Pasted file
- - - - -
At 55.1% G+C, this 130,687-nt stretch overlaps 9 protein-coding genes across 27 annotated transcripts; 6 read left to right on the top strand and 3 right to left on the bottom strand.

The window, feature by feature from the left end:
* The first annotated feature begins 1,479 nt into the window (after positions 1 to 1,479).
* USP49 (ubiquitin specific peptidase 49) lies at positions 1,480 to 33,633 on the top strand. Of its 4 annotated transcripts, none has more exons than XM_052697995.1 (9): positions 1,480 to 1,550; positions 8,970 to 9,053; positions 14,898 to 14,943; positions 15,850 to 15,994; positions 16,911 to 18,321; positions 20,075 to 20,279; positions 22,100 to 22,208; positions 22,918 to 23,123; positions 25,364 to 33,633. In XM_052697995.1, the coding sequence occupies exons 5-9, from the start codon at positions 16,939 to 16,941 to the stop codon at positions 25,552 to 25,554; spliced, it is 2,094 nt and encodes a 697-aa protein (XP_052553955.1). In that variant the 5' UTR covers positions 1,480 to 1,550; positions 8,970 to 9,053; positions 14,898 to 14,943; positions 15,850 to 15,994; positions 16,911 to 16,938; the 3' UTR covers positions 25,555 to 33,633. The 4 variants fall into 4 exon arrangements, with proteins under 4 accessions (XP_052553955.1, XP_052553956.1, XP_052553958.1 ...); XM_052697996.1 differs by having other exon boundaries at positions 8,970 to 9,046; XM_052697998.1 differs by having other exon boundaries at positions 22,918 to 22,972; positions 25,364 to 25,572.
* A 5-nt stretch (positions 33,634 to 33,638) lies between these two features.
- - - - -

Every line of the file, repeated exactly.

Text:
At 55.1% G+C, this 130,687-nt stretch overlaps 9 protein-coding genes across 27 annotated transcripts; 6 read left to right on the top strand and 3 right to left on the bottom strand.

The window, feature by feature from the left end:
* The first annotated feature begins 1,479 nt into the window (after positions 1 to 1,479).
* USP49 (ubiquitin specific peptidase 49) lies at positions 1,480 to 33,633 on the top strand. Of its 4 annotated transcripts, none has more exons than XM_052697995.1 (9): positions 1,480 to 1,550; positions 8,970 to 9,053; positions 14,898 to 14,943; positions 15,850 to 15,994; positions 16,911 to 18,321; positions 20,075 to 20,279; positions 22,100 to 22,208; positions 22,918 to 23,123; positions 25,364 to 33,633. In XM_052697995.1, the coding sequence occupies exons 5-9, from the start codon at positions 16,939 to 16,941 to the stop codon at positions 25,552 to 25,554; spliced, it is 2,094 nt and encodes a 697-aa protein (XP_052553955.1). In that variant the 5' UTR covers positions 1,480 to 1,550; positions 8,970 to 9,053; positions 14,898 to 14,943; positions 15,850 to 15,994; positions 16,911 to 16,938; the 3' UTR covers positions 25,555 to 33,633. The 4 variants fall into 4 exon arrangements, with proteins under 4 accessions (XP_052553955.1, XP_052553956.1, XP_052553958.1 ...); XM_052697996.1 differs by having other exon boundaries at positions 8,970 to 9,046; XM_052697998.1 differs by having other exon boundaries at positions 22,918 to 22,972; positions 25,364 to 25,572.
* A 5-nt stretch (positions 33,634 to 33,638) lies between these two features.